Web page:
Despite the school's concerns, Porter's sexual orientation has slowly become one of the worst-kept secrets in West Denver, where the school is based.

Shortly after the divorce, Porter began dating Brandan Rader, a psychology student at the University of Colorado at Denver. The two met when Porter came across a talk by Rader at a nearby school encouraging youth to accept their sexual orientation. Porter asked Rader to lunch, they hit it off, and they have been together since.

That was over two years ago. In that time, they've been seen together around town. A lot. Porter has introduced Rader to parents and friends. Various students live in their neighborhood; Some have asked "who was that man" they saw with Porter. Between that and a high-profile divorce in the high school, there are likely few adults in the area who didn't know Porter's poorly kept "secret."

The buzz has trickled down to the student body. Porter said his daughter, now a freshman at the University of Denver, was asked by a runner if her dad was gay. The school's head basketball coach told Porter he was asked by his team about Porter's sexual orientation.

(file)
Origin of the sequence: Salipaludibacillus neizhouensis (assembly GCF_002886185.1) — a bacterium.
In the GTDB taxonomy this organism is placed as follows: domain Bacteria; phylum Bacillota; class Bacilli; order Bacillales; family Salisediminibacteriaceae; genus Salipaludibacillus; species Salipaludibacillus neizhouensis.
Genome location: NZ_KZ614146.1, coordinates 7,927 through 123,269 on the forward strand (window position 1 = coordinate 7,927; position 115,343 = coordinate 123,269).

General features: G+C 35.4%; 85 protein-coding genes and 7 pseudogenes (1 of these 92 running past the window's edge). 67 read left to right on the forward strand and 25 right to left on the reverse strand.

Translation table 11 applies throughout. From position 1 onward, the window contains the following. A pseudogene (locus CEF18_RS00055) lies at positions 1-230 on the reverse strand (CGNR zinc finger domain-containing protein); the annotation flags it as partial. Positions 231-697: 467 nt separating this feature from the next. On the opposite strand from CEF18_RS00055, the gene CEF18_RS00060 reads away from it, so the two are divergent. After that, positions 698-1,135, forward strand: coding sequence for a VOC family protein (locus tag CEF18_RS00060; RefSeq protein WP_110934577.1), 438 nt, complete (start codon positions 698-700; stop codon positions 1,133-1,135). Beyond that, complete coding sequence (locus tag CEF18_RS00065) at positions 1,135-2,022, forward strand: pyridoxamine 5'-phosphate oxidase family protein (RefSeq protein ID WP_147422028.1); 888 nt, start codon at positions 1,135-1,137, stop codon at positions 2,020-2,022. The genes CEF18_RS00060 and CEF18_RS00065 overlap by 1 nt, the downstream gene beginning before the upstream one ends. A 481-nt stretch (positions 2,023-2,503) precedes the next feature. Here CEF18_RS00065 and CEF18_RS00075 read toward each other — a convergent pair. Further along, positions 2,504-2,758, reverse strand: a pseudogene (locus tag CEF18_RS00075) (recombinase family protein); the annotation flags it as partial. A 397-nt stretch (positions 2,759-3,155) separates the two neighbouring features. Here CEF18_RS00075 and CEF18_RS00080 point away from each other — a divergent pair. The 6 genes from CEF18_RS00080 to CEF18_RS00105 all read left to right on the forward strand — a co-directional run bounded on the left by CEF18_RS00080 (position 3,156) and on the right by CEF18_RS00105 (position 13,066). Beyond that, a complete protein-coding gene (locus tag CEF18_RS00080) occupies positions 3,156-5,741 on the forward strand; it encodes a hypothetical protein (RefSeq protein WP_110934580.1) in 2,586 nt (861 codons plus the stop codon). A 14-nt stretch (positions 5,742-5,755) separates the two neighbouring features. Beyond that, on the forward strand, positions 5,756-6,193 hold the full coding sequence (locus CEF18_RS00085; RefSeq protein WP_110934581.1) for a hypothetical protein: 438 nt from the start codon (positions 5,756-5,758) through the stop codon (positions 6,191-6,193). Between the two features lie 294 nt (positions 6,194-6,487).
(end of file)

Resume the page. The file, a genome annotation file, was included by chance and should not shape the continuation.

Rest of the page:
"When people ask, I tell them," Porter said. "My closest friends at school know, and I tell them they can tell whomever they want. It's a major part of who I am as a person, but it's not the defining part. I'm a coach, I'm a teacher, I'm a dad, I'm Brandan's partner. I happen to be gay, but it's not something I need to put on a billboard."

Yet Porter has been reticent to tell his team, largely because of the warnings and concern from athletic director McWhorter.

"He said it could bring a lot of unnecessary attention," Porter said. "And he asked me, 'do you really want that?'"

Porter has struggled with the answer to that question for two years.

Porter (middle) with his 2011-12 4A boys cross-country Jefferson County League Championship team

* * *

Porter was the model child for Norman Rockwell long before his professional career began. Growing up in rural Stockbridge, Mich., he was a star three-sport athlete, the son of a principal; He was a Boy Scout and eventual valedictorian of his high school class.

Being the perfect kid put more pressure on him to be, well, "perfect" and to have the "perfect life."